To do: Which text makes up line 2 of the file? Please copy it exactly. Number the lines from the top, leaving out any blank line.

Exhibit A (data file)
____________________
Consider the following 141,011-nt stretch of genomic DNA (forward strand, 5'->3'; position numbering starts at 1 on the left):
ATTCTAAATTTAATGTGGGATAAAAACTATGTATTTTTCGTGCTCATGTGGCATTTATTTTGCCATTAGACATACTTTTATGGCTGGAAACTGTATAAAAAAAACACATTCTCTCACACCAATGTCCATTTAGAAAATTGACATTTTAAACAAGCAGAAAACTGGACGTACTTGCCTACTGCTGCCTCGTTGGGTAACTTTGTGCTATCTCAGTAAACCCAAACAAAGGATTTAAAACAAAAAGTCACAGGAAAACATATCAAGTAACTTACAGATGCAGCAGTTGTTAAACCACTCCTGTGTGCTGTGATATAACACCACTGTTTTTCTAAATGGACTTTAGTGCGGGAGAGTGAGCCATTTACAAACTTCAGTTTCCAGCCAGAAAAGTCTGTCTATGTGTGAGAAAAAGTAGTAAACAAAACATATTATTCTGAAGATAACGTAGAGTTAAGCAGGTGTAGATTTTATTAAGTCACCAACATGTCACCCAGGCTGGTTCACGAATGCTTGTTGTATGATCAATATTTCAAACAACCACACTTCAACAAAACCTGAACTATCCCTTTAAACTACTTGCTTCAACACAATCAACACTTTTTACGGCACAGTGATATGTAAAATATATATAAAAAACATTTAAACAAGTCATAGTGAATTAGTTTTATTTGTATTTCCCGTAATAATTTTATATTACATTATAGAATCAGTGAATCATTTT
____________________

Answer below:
ATTCTAAATTTAATGTGGGATAAAAACTATGTATTTTTCGTGCTCATGTGGCATTTATTTTGCCATTAGACATACTTTTATGGCTGGAAACTGTATAAAAAAAACACATTCTCTCACACCAATGTCCATTTAGAAAATTGACATTTTAAACAAGCAGAAAACTGGACGTACTTGCCTACTGCTGCCTCGTTGGGTAACTTTGTGCTATCTCAGTAAACCCAAACAAAGGATTTAAAACAAAAAGTCACAGGAAAACATATCAAGTAACTTACAGATGCAGCAGTTGTTAAACCACTCCTGTGTGCTGTGATATAACACCACTGTTTTTCTAAATGGACTTTAGTGCGGGAGAGTGAGCCATTTACAAACTTCAGTTTCCAGCCAGAAAAGTCTGTCTATGTGTGAGAAAAAGTAGTAAACAAAACATATTATTCTGAAGATAACGTAGAGTTAAGCAGGTGTAGATTTTATTAAGTCACCAACATGTCACCCAGGCTGGTTCACGAATGCTTGTTGTATGATCAATATTTCAAACAACCACACTTCAACAAAACCTGAACTATCCCTTTAAACTACTTGCTTCAACACAATCAACACTTTTTACGGCACAGTGATATGTAAAATATATATAAAAAACATTTAAACAAGTCATAGTGAATTAGTTTTATTTGTATTTCCCGTAATAATTTTATATTACATTATAGAATCAGTGAATCATTTT